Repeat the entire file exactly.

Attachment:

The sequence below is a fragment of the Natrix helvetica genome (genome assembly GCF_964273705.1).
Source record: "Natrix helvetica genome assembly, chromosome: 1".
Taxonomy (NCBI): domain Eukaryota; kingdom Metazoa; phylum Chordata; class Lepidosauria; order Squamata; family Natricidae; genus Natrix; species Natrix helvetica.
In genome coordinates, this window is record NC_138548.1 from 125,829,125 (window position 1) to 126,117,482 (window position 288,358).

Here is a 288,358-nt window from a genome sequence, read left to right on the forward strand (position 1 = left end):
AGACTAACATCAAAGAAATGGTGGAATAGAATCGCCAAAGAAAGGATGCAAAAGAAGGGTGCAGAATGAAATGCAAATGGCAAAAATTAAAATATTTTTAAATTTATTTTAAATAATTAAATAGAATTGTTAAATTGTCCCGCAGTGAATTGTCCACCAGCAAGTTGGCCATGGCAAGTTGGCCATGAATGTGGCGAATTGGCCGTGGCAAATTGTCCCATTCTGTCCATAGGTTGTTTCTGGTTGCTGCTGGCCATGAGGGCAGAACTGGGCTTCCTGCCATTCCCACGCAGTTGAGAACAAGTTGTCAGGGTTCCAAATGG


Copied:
The sequence below is a fragment of the Natrix helvetica genome (genome assembly GCF_964273705.1).
Source record: "Natrix helvetica genome assembly, chromosome: 1".
Taxonomy (NCBI): domain Eukaryota; kingdom Metazoa; phylum Chordata; class Lepidosauria; order Squamata; family Natricidae; genus Natrix; species Natrix helvetica.
In genome coordinates, this window is record NC_138548.1 from 125,829,125 (window position 1) to 126,117,482 (window position 288,358).

Here is a 288,358-nt window from a genome sequence, read left to right on the forward strand (position 1 = left end):
AGACTAACATCAAAGAAATGGTGGAATAGAATCGCCAAAGAAAGGATGCAAAAGAAGGGTGCAGAATGAAATGCAAATGGCAAAAATTAAAATATTTTTAAATTTATTTTAAATAATTAAATAGAATTGTTAAATTGTCCCGCAGTGAATTGTCCACCAGCAAGTTGGCCATGGCAAGTTGGCCATGAATGTGGCGAATTGGCCGTGGCAAATTGTCCCATTCTGTCCATAGGTTGTTTCTGGTTGCTGCTGGCCATGAGGGCAGAACTGGGCTTCCTGCCATTCCCACGCAGTTGAGAACAAGTTGTCAGGGTTCCAAATGG